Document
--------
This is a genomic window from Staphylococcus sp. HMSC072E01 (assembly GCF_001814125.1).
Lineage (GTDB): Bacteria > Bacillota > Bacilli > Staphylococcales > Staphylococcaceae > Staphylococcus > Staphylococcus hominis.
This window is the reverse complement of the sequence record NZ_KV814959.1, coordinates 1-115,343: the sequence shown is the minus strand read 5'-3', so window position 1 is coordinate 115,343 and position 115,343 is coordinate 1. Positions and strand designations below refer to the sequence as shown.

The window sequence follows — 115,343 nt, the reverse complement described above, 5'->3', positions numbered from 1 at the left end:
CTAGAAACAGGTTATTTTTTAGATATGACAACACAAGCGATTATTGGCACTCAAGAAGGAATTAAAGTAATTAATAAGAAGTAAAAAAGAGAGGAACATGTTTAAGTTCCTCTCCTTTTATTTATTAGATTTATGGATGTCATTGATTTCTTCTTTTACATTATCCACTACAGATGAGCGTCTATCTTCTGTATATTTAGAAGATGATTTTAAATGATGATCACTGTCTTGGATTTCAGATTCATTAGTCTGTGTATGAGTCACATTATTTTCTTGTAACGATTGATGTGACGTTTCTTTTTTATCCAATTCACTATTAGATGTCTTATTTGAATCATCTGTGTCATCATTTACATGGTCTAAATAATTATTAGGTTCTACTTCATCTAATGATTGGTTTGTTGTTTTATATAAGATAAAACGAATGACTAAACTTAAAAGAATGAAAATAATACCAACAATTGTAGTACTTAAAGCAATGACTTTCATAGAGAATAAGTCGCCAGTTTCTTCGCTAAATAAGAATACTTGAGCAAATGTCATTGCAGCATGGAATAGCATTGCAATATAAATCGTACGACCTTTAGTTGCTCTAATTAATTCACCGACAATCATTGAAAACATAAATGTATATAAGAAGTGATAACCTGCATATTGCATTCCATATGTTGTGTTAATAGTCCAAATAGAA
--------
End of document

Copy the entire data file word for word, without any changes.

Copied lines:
This is a genomic window from Staphylococcus sp. HMSC072E01 (assembly GCF_001814125.1).
Lineage (GTDB): Bacteria > Bacillota > Bacilli > Staphylococcales > Staphylococcaceae > Staphylococcus > Staphylococcus hominis.
This window is the reverse complement of the sequence record NZ_KV814959.1, coordinates 1-115,343: the sequence shown is the minus strand read 5'-3', so window position 1 is coordinate 115,343 and position 115,343 is coordinate 1. Positions and strand designations below refer to the sequence as shown.

The window sequence follows — 115,343 nt, the reverse complement described above, 5'->3', positions numbered from 1 at the left end:
CTAGAAACAGGTTATTTTTTAGATATGACAACACAAGCGATTATTGGCACTCAAGAAGGAATTAAAGTAATTAATAAGAAGTAAAAAAGAGAGGAACATGTTTAAGTTCCTCTCCTTTTATTTATTAGATTTATGGATGTCATTGATTTCTTCTTTTACATTATCCACTACAGATGAGCGTCTATCTTCTGTATATTTAGAAGATGATTTTAAATGATGATCACTGTCTTGGATTTCAGATTCATTAGTCTGTGTATGAGTCACATTATTTTCTTGTAACGATTGATGTGACGTTTCTTTTTTATCCAATTCACTATTAGATGTCTTATTTGAATCATCTGTGTCATCATTTACATGGTCTAAATAATTATTAGGTTCTACTTCATCTAATGATTGGTTTGTTGTTTTATATAAGATAAAACGAATGACTAAACTTAAAAGAATGAAAATAATACCAACAATTGTAGTACTTAAAGCAATGACTTTCATAGAGAATAAGTCGCCAGTTTCTTCGCTAAATAAGAATACTTGAGCAAATGTCATTGCAGCATGGAATAGCATTGCAATATAAATCGTACGACCTTTAGTTGCTCTAATTAATTCACCGACAATCATTGAAAACATAAATGTATATAAGAAGTGATAACCTGCATATTGCATTCCATATGTTGTGTTAATAGTCCAAATAGAA